By Veronica Grecu, Associate Editor
Chicago’s largest commercial real estate project in five years kicked off on January 15 in a $400 million joint venture between Canada-based Ivanhoé Cambridge—the real estate arm of Quebec pension fund manager Caisse de dépôt et placement du Québec, developer Hines of Houston and local business leader Larry Levy. An earlier report on the story by PERE News revealed that the Canadian real estate investment company secured 75 percent of the capital, while Hines covered the remaining $100 million.
The 45-story River Point tower is under development at 444 West Lake Street in the West Loop, Chicago’s financial district, on a parcel owned by Larry Levy. Designed by prominent architectural firm Pickard Chilton, the Class A office tower will include 900,000 square feet of leasable office space ready for delivery in 2016. According to a press release from Ivanhoé Cambridge, the building is pre-certified LEED Gold by the U.S. Green Building Council.
Additionally, the project includes a 1.5-acre public park that will be developed on top of the existing rail infrastructure to encourage pedestrian activity along the Chicago River.
“River Point will be a striking addition to Chicago’s skyline and the first in a new generation of office buildings. There is significant interest from major corporate tenants,” said C. Kevin Shannahan, CEO of Hines’ Midwest and Southeast regions, at the groundbreaking ceremony.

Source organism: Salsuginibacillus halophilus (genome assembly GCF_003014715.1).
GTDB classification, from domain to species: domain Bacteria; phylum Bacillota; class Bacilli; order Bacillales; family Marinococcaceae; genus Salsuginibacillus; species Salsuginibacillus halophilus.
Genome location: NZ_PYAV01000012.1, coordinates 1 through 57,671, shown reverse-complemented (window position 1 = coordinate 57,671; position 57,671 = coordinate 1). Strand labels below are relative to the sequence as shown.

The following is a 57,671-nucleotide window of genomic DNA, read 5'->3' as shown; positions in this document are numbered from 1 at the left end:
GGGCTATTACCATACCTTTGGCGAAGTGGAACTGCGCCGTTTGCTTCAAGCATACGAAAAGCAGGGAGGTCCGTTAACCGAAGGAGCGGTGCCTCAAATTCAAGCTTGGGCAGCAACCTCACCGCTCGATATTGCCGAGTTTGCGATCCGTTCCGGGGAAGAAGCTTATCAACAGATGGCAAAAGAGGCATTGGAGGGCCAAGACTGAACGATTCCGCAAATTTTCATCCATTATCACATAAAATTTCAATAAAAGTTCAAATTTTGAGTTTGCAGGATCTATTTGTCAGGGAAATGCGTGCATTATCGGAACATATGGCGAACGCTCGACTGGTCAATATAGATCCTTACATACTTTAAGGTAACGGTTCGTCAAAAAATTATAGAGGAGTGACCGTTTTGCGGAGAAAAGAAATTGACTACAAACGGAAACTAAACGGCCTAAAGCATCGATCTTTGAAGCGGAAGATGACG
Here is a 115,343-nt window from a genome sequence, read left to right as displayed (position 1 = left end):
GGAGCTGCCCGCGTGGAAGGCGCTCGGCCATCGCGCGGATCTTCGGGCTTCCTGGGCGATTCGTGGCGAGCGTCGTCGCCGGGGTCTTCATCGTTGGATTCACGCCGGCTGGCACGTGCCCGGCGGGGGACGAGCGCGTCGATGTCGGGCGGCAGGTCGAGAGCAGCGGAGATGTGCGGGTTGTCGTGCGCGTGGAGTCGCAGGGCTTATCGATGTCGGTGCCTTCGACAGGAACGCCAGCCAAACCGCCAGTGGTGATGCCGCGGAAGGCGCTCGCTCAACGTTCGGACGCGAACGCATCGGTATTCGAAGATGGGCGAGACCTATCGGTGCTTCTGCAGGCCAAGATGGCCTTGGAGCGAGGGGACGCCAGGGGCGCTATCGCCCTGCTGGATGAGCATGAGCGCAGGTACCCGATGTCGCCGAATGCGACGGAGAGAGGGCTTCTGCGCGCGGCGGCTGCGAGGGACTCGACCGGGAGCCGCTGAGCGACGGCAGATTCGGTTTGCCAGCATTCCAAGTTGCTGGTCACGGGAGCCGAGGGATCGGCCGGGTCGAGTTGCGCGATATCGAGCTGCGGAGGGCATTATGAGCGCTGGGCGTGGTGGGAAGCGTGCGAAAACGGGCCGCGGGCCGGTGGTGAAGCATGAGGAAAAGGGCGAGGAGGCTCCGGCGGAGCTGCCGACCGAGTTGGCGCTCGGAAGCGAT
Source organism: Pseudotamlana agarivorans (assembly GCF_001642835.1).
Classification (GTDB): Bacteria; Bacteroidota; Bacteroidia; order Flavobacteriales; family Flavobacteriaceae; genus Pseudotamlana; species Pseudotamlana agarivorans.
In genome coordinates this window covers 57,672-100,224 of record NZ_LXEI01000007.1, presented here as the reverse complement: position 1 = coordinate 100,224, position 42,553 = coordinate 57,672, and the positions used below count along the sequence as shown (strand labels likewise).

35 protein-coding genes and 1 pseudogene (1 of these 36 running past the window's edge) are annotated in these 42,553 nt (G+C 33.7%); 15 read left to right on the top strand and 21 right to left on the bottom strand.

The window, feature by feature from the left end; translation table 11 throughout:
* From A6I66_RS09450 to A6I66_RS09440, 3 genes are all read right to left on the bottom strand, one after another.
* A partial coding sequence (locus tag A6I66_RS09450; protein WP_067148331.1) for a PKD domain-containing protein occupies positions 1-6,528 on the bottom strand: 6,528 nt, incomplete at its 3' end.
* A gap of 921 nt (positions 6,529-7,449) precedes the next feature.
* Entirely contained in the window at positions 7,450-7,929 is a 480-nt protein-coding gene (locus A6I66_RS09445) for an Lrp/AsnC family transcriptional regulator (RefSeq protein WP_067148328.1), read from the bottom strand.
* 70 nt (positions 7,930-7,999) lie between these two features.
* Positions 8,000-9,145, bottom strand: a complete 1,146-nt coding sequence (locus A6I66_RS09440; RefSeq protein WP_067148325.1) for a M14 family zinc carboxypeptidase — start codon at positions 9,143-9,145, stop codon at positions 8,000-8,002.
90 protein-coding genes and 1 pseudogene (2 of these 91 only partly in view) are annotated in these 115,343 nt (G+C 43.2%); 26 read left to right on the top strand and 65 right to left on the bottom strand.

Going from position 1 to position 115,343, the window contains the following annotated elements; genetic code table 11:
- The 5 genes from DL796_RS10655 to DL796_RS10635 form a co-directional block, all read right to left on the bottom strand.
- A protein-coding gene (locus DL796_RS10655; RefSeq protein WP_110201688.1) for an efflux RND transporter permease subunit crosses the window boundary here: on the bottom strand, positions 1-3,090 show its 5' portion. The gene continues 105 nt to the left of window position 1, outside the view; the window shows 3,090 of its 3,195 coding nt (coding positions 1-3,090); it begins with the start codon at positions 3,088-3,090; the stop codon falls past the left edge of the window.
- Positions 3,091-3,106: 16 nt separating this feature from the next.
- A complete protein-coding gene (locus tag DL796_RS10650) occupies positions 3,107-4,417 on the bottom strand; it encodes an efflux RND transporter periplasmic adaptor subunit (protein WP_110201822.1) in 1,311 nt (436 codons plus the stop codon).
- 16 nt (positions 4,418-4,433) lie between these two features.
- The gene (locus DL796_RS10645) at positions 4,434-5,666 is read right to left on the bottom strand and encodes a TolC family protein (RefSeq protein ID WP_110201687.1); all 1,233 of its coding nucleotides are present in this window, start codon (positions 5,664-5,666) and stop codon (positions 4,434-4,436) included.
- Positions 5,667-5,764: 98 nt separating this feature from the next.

According to Mayor Rahm Emanuel’s press office, the project will create around 1,000 construction jobs and house 3,400 permanent office jobs.
Two days after groundbreaking, River Point landed an anchor tenant, Crain’s Chicago Business reports. While developer Hine is still on the hunt for tenants, law firm McDermott Will & Emery LLP—the fifth-largest firm in Chicago—signed a letter of intent to lease 225,000 square feet of space in the tower. If the deal is closed, McDermott is expected to relocate its offices at 227 West Monroe St. in 2017, when its current lease expires.
Renderings of River Point via Pickard Chilton Architecture
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